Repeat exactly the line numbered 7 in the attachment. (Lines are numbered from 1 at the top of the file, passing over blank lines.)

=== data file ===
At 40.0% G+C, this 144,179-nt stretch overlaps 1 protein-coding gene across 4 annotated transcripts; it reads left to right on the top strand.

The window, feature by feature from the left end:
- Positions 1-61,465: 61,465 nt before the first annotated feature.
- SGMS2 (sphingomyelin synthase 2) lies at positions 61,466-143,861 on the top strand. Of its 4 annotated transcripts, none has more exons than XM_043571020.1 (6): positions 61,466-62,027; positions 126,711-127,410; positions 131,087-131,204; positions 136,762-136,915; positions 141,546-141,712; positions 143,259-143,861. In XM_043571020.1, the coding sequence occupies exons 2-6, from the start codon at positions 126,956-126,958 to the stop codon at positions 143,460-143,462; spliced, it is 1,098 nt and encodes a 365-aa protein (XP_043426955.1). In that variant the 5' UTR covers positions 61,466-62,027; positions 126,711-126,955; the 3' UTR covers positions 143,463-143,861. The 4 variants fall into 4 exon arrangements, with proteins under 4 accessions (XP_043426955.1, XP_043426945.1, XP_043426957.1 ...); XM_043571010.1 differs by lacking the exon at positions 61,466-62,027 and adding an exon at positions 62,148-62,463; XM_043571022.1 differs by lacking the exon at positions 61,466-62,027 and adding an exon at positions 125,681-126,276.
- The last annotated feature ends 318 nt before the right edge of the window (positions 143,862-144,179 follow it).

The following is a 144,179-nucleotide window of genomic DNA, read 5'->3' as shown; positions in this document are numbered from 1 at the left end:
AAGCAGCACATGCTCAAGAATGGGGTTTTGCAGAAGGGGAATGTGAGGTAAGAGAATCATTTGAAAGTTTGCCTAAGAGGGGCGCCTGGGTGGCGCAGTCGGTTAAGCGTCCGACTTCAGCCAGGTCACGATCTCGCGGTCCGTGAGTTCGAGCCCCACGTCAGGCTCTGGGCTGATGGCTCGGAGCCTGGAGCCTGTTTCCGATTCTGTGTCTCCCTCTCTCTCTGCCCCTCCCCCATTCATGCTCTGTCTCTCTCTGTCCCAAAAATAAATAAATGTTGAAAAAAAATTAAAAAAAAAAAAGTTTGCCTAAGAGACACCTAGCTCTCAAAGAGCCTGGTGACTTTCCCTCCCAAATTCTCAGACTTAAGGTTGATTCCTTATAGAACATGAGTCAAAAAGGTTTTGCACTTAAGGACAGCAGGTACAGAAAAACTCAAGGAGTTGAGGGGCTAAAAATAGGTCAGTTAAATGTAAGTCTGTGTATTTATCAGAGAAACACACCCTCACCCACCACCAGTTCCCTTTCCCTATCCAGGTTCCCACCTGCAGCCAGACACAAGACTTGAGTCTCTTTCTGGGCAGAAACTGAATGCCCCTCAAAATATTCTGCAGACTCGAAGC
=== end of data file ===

AAGCAGCACATGCTCAAGAATGGGGTTTTGCAGAAGGGGAATGTGAGGTAAGAGAATCATTTGAAAGTTTGCCTAAGAGGGGCGCCTGGGTGGCGCAGTCGGTTAAGCGTCCGACTTCAGCCAGGTCACGATCTCGCGGTCCGTGAGTTCGAGCCCCACGTCAGGCTCTGGGCTGATGGCTCGGAGCCTGGAGCCTGTTTCCGATTCTGTGTCTCCCTCTCTCTCTGCCCCTCCCCCATTCATGCTCTGTCTCTCTCTGTCCCAAAAATAAATAAATGTTGAAAAAAAATTAAAAAAAAAAAAGTTTGCCTAAGAGACACCTAGCTCTCAAAGAGCCTGGTGACTTTCCCTCCCAAATTCTCAGACTTAAGGTTGATTCCTTATAGAACATGAGTCAAAAAGGTTTTGCACTTAAGGACAGCAGGTACAGAAAAACTCAAGGAGTTGAGGGGCTAAAAATAGGTCAGTTAAATGTAAGTCTGTGTATTTATCAGAGAAACACACCCTCACCCACCACCAGTTCCCTTTCCCTATCCAGGTTCCCACCTGCAGCCAGACACAAGACTTGAGTCTCTTTCTGGGCAGAAACTGAATGCCCCTCAAAATATTCTGCAGACTCGAAGC